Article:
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Associated Press
Jerusalem – Barack Obama wooed Jewish voters and skeptical Israelis in interviews published Tuesday, voicing support for key Israeli demands in peace talks with the Palestinians.
Winning over Israel could help the Democratic presidential candidate gain favor with American Jews, who make up large voting blocs in key states like New York and Florida.
But he faces a difficult task. Israeli officials say privately they would prefer Obama’s main rival, Hillary Rodham Clinton, due to her experience and the backing her husband, Bill Clinton, gave Israel during his two terms as president in the 1990s. In contrast, Obama is relatively unknown here.
Prime Minister Ehud Olmert’s office declined comment.
In a conference call with Israeli and Jewish reporters from Florida on Monday, Obama sought to put such concerns to rest, backing Israeli positions on key issues in its dispute with the Palestinians. He also took aim at a “virulent smear campaign” on the Internet that has depicted him as an observant Muslim.
The interview was published in two Israeli dailies, The Jerusalem Post and Haaretz.
Obama said he opposes the “literal” return of Palestinian refugees to homes they fled in Israel. This position is similar to Israel’s stance in the talks, which were renewed after a U.S.-hosted peace conference in November.
Palestinians insist that the refugees from fighting in 1948 and their descendants – who by U.N. estimates now number more than 4 million – be allowed to return to their original homes. Israel fears such a flood of Palestinians into its borders would endanger its existence as a Jewish state. Instead, it says refugees should be resettled in a future Palestinian state.
“The outlines of any agreement would involve ensuring that Israel remains a Jewish state,” Obama said, according to The Jerusalem Post.
Last spring, Obama said while he is committed to protecting Israel’s security, he would also reach out to Arab leaders who are committed to recognizing Israel and renouncing violence.
President Bush hopes to get the sides to agree, by the end of 2008, on a final deal that includes the formation of a Palestinian state alongside Israel.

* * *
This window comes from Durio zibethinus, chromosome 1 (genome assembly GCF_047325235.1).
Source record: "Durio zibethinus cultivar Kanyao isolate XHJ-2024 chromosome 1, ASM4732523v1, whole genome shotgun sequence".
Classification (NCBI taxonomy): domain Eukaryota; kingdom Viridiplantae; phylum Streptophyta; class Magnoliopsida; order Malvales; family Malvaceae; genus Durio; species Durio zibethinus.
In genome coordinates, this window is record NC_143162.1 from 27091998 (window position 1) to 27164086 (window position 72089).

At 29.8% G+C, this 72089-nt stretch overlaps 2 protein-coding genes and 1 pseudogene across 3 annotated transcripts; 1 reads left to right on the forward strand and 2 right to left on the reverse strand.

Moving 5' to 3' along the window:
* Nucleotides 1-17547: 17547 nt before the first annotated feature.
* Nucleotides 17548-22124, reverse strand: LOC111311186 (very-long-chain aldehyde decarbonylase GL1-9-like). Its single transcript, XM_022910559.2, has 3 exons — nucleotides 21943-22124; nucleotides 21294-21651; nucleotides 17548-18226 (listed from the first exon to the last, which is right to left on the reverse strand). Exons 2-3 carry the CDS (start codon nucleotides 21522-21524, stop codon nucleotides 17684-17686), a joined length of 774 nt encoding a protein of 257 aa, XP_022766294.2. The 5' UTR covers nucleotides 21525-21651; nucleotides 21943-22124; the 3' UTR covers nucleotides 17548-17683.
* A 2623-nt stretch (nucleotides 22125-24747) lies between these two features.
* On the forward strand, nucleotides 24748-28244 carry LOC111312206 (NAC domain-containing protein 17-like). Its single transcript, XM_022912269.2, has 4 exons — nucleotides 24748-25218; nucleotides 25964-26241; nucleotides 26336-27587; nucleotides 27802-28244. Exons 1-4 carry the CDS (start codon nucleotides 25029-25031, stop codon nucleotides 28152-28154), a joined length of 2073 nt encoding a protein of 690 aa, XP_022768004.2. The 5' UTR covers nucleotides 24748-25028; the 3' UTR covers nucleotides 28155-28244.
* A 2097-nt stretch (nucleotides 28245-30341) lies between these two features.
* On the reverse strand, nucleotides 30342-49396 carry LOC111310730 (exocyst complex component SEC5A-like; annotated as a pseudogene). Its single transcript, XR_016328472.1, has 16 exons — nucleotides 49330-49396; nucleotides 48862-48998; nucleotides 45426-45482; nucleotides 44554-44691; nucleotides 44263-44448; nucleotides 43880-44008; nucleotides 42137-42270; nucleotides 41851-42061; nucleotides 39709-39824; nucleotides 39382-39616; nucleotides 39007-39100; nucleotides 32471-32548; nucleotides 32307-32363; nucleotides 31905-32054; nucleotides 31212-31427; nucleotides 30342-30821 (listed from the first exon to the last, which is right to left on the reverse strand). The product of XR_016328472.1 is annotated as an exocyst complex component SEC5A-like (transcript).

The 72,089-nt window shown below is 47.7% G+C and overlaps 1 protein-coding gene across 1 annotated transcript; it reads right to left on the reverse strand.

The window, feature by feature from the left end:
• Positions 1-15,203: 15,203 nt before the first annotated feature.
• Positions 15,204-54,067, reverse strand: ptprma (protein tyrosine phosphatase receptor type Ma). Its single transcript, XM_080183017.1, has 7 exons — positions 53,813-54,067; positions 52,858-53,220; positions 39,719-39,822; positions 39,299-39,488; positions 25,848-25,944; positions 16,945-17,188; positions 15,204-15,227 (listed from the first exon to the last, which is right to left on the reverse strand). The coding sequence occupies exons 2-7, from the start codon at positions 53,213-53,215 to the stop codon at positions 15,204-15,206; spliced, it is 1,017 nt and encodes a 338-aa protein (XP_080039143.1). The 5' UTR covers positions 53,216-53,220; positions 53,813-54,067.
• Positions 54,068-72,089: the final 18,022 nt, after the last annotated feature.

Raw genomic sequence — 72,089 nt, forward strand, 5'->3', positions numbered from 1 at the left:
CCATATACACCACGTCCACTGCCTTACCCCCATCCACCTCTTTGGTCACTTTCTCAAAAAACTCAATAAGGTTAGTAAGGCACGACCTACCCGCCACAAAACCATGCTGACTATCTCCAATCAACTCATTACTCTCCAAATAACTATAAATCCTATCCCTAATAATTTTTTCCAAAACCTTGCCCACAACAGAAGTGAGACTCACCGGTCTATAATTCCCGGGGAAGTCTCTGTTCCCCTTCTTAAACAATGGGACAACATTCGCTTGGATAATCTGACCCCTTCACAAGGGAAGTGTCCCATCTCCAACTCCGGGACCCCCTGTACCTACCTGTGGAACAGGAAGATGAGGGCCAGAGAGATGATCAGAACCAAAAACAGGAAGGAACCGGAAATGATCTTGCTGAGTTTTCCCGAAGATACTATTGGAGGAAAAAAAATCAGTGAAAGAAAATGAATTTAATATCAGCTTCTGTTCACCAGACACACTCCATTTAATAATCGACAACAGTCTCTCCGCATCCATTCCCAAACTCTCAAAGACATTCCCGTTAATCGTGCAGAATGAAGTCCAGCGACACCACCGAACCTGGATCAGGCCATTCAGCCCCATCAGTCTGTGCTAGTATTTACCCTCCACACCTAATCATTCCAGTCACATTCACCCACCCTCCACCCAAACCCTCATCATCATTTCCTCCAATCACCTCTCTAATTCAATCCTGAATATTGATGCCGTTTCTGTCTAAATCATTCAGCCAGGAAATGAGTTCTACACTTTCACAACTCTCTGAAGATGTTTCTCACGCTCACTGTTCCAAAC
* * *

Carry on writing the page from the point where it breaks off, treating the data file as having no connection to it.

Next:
In the interview, Obama insisted that Palestinians set up a security force that can ensure militants cannot attack Israel, The Jerusalem Post and Haaretz reported. A future Palestinian state must be able “to provide the security apparatus that would prevent constant attacks against Israel from taking place,” Obama said, according to The Jerusalem Post.
Obama said he opposes talks with the Islamic militant Hamas, which seized control of the Gaza Strip from Palestinian moderates in June, until it recognizes Israel’s right to exist, Haaretz said.
In addition to their lack of familiarity with Obama, Israeli officials could be concerned by Obama’s commitment to offer Iran “carrots and sticks” on its efforts to produce nuclear weapons. Obama told the reporters that he believed there should be diplomatic contacts between low-level U.S. and Iranian officials, The Jerusalem Post reported.
Israel has strongly backed the Bush administration’s efforts to impose tighter sanctions on Iran to persuade it to drop its nuclear program. Israel fears Iran, whose president has repeatedly called for Israel’s destruction, is developing nuclear arms. Iran insists its program is for energy-producing purposes only.
Copyright 2008 The Associated Press. All rights reserved. This material may not be published, broadcast, rewritten or redistributed.

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